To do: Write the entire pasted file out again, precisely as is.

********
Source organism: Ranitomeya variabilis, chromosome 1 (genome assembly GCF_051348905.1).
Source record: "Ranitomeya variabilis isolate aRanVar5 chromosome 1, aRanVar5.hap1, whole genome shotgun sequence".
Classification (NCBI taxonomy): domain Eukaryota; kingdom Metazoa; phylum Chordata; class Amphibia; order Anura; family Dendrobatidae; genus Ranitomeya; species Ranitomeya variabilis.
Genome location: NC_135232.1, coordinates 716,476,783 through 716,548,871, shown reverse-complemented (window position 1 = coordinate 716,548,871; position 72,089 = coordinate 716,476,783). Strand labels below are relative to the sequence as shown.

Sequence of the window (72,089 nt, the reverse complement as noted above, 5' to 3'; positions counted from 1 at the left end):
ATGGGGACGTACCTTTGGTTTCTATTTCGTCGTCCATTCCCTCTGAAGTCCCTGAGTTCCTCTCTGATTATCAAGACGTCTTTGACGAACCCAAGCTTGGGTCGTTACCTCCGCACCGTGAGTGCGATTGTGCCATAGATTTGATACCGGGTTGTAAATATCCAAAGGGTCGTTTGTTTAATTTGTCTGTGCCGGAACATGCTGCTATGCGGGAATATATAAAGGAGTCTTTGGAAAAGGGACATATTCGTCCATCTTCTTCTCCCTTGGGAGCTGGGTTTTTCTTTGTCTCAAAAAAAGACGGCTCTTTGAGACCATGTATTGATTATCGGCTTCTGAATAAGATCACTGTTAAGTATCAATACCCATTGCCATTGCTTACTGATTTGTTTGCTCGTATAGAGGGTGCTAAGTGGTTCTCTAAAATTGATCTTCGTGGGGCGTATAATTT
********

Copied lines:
Source organism: Ranitomeya variabilis, chromosome 1 (genome assembly GCF_051348905.1).
Source record: "Ranitomeya variabilis isolate aRanVar5 chromosome 1, aRanVar5.hap1, whole genome shotgun sequence".
Classification (NCBI taxonomy): domain Eukaryota; kingdom Metazoa; phylum Chordata; class Amphibia; order Anura; family Dendrobatidae; genus Ranitomeya; species Ranitomeya variabilis.
Genome location: NC_135232.1, coordinates 716,476,783 through 716,548,871, shown reverse-complemented (window position 1 = coordinate 716,548,871; position 72,089 = coordinate 716,476,783). Strand labels below are relative to the sequence as shown.

Sequence of the window (72,089 nt, the reverse complement as noted above, 5' to 3'; positions counted from 1 at the left end):
ATGGGGACGTACCTTTGGTTTCTATTTCGTCGTCCATTCCCTCTGAAGTCCCTGAGTTCCTCTCTGATTATCAAGACGTCTTTGACGAACCCAAGCTTGGGTCGTTACCTCCGCACCGTGAGTGCGATTGTGCCATAGATTTGATACCGGGTTGTAAATATCCAAAGGGTCGTTTGTTTAATTTGTCTGTGCCGGAACATGCTGCTATGCGGGAATATATAAAGGAGTCTTTGGAAAAGGGACATATTCGTCCATCTTCTTCTCCCTTGGGAGCTGGGTTTTTCTTTGTCTCAAAAAAAGACGGCTCTTTGAGACCATGTATTGATTATCGGCTTCTGAATAAGATCACTGTTAAGTATCAATACCCATTGCCATTGCTTACTGATTTGTTTGCTCGTATAGAGGGTGCTAAGTGGTTCTCTAAAATTGATCTTCGTGGGGCGTATAATTT